Mr. Simon Clarke
Clarke Safety Products
621 Bayshore Dr.
Tarpon Springs, FL 34689

Dear Mr. Clarke:

This responds to your letter asking several questions about the responsibilities associated with Agrooving windshields.@ We assume you refer to the process of grinding grooves into the lower portion of a windshield. The purpose of the grooves is to improve the efficacy of the windshield wipers.

I have enclosed copies of two letters on this subject, both addressed to Mr. Andrew Kallman, dated March 1, 1985 and October 28, 1988. These letters explain how the National Highway Traffic Safety Administration=s (NHTSA=s) regulations would apply if the grooves are ground into a windshield of a new vehicle, into a windshield sold as an item of replacement equipment, or into a windshield of a used vehicle.

Those letters address the issues you raise, and I will refer to them from time to time in answering your specific questions.

Question 1. Are you able to alter a previously certified item of motor vehicle equipment covered by Federal Motor Vehicle Safety Standard 205?

Answer: Our answer is yes, provided that certain requirements are met. As explained in the enclosed March 1985 letter, if the grooves are ground into the windshield of a new vehicle or into a new windshield sold as replacement equipment, the person making the grooves would have to ensure that the glazing continues to comply with all of the requirements of Standard 205. If the grooves are ground into the windshield of a used vehicle, any manufacturer, distributor, dealer or motor vehicle repair business must not make inoperative the compliance of the vehicle=s glazing with Standard 205. Individual owners may alter their vehicles as they please, as long as they adhere to all State requirements.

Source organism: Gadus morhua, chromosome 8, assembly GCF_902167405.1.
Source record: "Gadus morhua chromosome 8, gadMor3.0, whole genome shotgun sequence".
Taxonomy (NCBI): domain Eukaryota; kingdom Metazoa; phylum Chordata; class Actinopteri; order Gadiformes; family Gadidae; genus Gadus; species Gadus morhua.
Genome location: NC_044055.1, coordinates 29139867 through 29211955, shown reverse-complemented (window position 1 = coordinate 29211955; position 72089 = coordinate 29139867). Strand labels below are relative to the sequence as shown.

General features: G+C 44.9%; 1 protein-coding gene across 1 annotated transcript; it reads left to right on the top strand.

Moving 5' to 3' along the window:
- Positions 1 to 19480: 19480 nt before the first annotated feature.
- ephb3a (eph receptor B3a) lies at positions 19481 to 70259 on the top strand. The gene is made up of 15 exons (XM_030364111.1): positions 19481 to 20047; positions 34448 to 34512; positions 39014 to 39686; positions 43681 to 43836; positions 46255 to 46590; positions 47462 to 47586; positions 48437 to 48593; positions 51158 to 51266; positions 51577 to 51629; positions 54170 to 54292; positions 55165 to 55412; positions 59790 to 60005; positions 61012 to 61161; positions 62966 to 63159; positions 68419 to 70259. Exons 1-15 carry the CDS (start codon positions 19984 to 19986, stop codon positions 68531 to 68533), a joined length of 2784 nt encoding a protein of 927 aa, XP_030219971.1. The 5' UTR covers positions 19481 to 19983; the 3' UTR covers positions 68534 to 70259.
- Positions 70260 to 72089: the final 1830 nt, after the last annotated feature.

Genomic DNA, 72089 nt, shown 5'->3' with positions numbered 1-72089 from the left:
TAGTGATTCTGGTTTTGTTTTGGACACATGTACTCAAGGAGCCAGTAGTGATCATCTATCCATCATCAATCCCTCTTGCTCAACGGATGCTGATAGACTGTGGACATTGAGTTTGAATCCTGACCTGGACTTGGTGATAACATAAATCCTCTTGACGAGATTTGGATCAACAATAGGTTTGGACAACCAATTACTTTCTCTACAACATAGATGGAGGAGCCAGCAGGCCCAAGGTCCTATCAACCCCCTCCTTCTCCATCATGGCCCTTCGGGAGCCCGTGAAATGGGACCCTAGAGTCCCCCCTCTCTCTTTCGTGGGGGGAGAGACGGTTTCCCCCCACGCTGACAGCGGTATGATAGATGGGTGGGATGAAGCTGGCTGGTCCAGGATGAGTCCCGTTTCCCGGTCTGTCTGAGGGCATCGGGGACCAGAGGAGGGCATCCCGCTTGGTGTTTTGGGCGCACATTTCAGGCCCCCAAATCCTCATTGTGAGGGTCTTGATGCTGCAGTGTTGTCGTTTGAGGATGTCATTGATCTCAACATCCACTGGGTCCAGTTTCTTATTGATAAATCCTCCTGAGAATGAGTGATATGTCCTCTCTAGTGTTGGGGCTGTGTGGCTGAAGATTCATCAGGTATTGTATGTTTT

Question 2. If you did alter a previously certified item, could you now be construed the manufacturer and should now be perceived a Glazing Manufacturer with an I.D.#?

The answer depends on how the glazing is altered. NHTSA issues a manufacturer=s code mark only to "prime glazing manufacturers," which is defined at S6.1 as Aone who fabricates, laminates, or tempers the glazing material." If your company does not alter glazing in those ways (and merely adding grooves does not), you would not need, and NHTSA would not issue, a manufacturer=s code mark.

Question 3. If one now is to become a Glazing Manufacturer, how does one do so and how does one receive a Glazing I.D.#?

Prime glazing material manufacturers may receive a manufacturer=s code mark by writing NHTSA at the following address: Office of Vehicle Safety Compliance, NHTSA, Room 6111, Washington D.C., 20590 (telephone (202) 366-2832).

Question 4. For me now to proceed and groove windshields, what steps must I take to abide by the law and to hold my liabilities to a minimum and not be deemed negligent?

Our statute does not permit NHTSA to assure any person or entity that its product or processes comply with all applicable requirements or to Aapprove@ some product or process. Instead, our statute requires the manufacturer itself to certify that its products comply with all applicable safety standards, and to ensure they are free of safety-related defects.

The enclosed copies of the Kellman letters discuss your responsibilities for meeting NHTSA=s requirements, including Standard 205. You should also be aware of State requirements. In addition, you may want to check with a private attorney for your responsibilities under State tort law.

Please feel free to contact Paul Atelsek of my staff at (202) 366-2992 if you have any further questions.

Sincerely,

Samuel J. Dubbin Chief Counsel

Enclosures ref:205 d:6/18/96

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